Written by: Susan Stafford-Pooley

Exploring the world of information available to breeders

Thumbnail for European Breed Databases: Miles Ahead of the Field

You aspire to breed your good mare to a nice stallion with the aim of producing a talented dressage horse. Imagine being able to select a suitable sire for that union by examining his stallion test dressage index, plus the performance records of his offspring, and base your decision on statistics that prove he “throws” dressage performers. Michael Boyd, chair of the Canadian Hanoverian Society, says this access to information was “one of the reasons I decided to breed Hanoverians.”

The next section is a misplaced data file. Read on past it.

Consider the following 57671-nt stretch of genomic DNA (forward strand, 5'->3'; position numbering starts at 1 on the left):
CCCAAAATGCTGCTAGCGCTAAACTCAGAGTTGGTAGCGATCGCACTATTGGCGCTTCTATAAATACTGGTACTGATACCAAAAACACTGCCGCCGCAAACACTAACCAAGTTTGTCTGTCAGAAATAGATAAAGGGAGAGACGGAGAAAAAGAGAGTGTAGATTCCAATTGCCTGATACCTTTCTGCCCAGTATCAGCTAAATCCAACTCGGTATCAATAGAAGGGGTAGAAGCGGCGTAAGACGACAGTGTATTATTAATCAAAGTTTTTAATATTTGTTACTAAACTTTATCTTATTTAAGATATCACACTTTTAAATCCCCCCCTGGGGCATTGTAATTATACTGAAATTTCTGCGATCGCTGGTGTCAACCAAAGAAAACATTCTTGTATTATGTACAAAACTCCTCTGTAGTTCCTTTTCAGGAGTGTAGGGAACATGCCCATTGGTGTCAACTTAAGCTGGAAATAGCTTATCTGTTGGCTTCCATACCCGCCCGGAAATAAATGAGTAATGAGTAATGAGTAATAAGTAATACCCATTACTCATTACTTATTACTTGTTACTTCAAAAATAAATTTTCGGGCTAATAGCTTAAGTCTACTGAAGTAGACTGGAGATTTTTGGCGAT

He explains, “We have inspections every year, and are members of the German club, which is neck-and-neck with the Dutch Warmblood club in terms of the largest warmblood registry. The Germans are great with statistics and being organized. Our club has been at the forefront of producing stats, so I knew that I had access to this information and wasn’t guessing about breeding decisions.”

He admits it’s tough in North America to try and breed a top horse for dressage or jumping. “The Hanoverian state stud has some of the very best jumper and dressage sires. That goes back to 1735 (the studbook was established in 1888). There are about 120 stallions on their list for export, and our club has been doing an import (of frozen semen) for over ten years now as a benefit for members. There are only 15-20 sires who are approved Hanoverians in Canada, and that’s just not enough (for a deep genetic pool).”